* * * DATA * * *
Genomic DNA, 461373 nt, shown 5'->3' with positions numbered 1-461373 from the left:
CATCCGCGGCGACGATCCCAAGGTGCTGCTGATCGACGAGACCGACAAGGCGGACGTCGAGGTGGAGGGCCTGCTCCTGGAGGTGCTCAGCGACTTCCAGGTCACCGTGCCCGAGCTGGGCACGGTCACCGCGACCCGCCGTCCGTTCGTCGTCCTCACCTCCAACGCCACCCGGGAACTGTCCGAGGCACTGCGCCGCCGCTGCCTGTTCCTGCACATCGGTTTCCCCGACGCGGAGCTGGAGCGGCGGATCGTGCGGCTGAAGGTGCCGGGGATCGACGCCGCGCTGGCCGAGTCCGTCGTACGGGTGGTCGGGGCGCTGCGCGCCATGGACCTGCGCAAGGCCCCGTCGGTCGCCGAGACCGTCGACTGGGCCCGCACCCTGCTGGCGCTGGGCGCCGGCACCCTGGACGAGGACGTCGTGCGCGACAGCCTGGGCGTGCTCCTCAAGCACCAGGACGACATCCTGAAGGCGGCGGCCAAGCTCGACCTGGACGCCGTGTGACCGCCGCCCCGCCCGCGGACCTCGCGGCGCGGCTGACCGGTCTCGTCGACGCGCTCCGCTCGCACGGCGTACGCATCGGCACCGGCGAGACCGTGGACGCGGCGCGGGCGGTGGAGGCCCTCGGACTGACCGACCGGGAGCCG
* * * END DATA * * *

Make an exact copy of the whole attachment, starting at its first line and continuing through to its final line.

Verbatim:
Genomic DNA, 461373 nt, shown 5'->3' with positions numbered 1-461373 from the left:
CATCCGCGGCGACGATCCCAAGGTGCTGCTGATCGACGAGACCGACAAGGCGGACGTCGAGGTGGAGGGCCTGCTCCTGGAGGTGCTCAGCGACTTCCAGGTCACCGTGCCCGAGCTGGGCACGGTCACCGCGACCCGCCGTCCGTTCGTCGTCCTCACCTCCAACGCCACCCGGGAACTGTCCGAGGCACTGCGCCGCCGCTGCCTGTTCCTGCACATCGGTTTCCCCGACGCGGAGCTGGAGCGGCGGATCGTGCGGCTGAAGGTGCCGGGGATCGACGCCGCGCTGGCCGAGTCCGTCGTACGGGTGGTCGGGGCGCTGCGCGCCATGGACCTGCGCAAGGCCCCGTCGGTCGCCGAGACCGTCGACTGGGCCCGCACCCTGCTGGCGCTGGGCGCCGGCACCCTGGACGAGGACGTCGTGCGCGACAGCCTGGGCGTGCTCCTCAAGCACCAGGACGACATCCTGAAGGCGGCGGCCAAGCTCGACCTGGACGCCGTGTGACCGCCGCCCCGCCCGCGGACCTCGCGGCGCGGCTGACCGGTCTCGTCGACGCGCTCCGCTCGCACGGCGTACGCATCGGCACCGGCGAGACCGTGGACGCGGCGCGGGCGGTGGAGGCCCTCGGACTGACCGACCGGGAGCCG